A quick Google search of the phrase “Dow Jones Industrial Average history” yields endless versions of one of the most iconic, and misleading, graphs in modern finance.
With a few dips here and there, including the most pronounced one during the Great Depression, the stock market trend shows a steep incline that encompasses more than a century of data.
When financial markets are doing well, it is easy to forget that, “Past performance is no guarantee of future results.” For decades, the overall upward trend of the market has created certain expectations for performance. These expectations, notably the idea that the market “always goes up,” are actually counter to the realities of financial markets and harmful to long-term financial plans and investment goals.
Expectations and Reality
Here are several common expectations paired with their much more likely realities, and ideas for ways to approach potential problems with a good financial plan.
Expectation: The stock market always goes up.
Reality: Stocks can be extremely volatile in the short term, which can be particularly damaging around the time you retire.
As we mentioned earlier, the performance graph of the Dow Jones Industrial Average can be very misleading. It’s true that the overall trend of the DJIA is overwhelmingly positive over its 121-year history, but there are many underlying reasons why that is the case.
Over the past eighty years, there have been eleven significant bear markets lasting anywhere from two months to almost three years. The most recent, from October 2007 to March 2009, was caused in large part by the mortgage crisis and the burst of the housing bubble. Following these pronounced losses, the market rebounded with near double-digit gains.
Expectation: The stock market will generate annual returns of eight to ten percent.
Reality: The key phrase is: “Past results are no guarantee of future performance.” Stock market returns vary greatly depending on a variety of factors.
There are many things that contribute to down markets, and most of them cannot be anticipated by average investors. The best way to combat steep market losses is to craft a plan that is unique to your circumstances and have the fortitude to stick with it, even in the face of short-term volatility.
Expectation: Investment management is straight-forward and easy.
Reality: Financial markets are complex and influenced by both outside and internal factors.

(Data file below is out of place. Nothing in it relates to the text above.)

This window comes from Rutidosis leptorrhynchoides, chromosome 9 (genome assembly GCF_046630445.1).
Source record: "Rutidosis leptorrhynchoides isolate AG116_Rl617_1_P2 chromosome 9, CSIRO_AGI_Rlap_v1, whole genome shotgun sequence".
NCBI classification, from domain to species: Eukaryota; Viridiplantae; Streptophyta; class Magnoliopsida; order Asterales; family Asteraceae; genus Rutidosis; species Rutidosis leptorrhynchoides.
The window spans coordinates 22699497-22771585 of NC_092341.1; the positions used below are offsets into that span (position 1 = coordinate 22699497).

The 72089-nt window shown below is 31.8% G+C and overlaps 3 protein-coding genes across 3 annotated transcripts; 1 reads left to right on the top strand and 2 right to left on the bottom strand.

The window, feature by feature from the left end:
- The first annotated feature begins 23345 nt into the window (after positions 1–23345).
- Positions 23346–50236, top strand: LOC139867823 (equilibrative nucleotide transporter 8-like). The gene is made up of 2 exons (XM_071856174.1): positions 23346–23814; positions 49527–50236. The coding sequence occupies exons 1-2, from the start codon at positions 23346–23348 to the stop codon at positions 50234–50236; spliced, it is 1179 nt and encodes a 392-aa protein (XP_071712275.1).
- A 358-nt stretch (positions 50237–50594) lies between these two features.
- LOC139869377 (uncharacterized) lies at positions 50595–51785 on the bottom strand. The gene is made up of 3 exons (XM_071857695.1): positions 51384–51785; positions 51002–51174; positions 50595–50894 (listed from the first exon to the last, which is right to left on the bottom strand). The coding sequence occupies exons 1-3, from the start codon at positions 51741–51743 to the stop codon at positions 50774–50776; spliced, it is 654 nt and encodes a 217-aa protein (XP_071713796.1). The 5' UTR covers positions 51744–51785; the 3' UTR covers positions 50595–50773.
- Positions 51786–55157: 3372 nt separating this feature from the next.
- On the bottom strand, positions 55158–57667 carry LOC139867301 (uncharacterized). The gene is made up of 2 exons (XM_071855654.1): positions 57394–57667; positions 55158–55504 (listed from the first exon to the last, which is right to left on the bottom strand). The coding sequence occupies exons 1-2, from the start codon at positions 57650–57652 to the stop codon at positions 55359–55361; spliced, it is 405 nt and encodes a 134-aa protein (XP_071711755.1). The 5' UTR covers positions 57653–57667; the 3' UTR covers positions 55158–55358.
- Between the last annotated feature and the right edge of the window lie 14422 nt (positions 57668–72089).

Knowing and understanding the countless details of financial markets requires attention to everything from exchange rates and trade agreements to oil prices and monetary policy. Investment management is a specialty comprised of experts in disciplines that include investments, taxation, company and governmental benefits, and retirement savings vehicles, among many others.
Speak to an Advisor
A good financial plan requires a delicate balance between investments, retirement goals, and time frame, but to be truly effective, your plan should also include a variety of other factors such as insurance considerations, tax considerations, retirement benefits, estate planning, budgeting, and generational planning, just to name a few.
A skilled advisor can help you navigate the differences between your own expectations and the realities of investing and financial planning, and build a sustainable plan that will help you reach your savings goals without keeping you awake at night.
To start building your financial plan, request a consultation with an advisor today.
Disclaimer: This blog is intended for informational purposes only and should not be construed as individual investment advice. Actual recommendations are provided by RAA following consultation and are custom-tailored to each investor’s unique needs and circumstances. The information contained herein is from sources believed to be accurate and reliable. However, RAA accepts no legal responsibility for any errors or omissions. Investments in stocks, bonds, and mutual funds may increase or decrease in value. Past performance is no guarantee of future results. Any of the charts and graphs included in this blog are not recommendations for the purchase and sale of any security.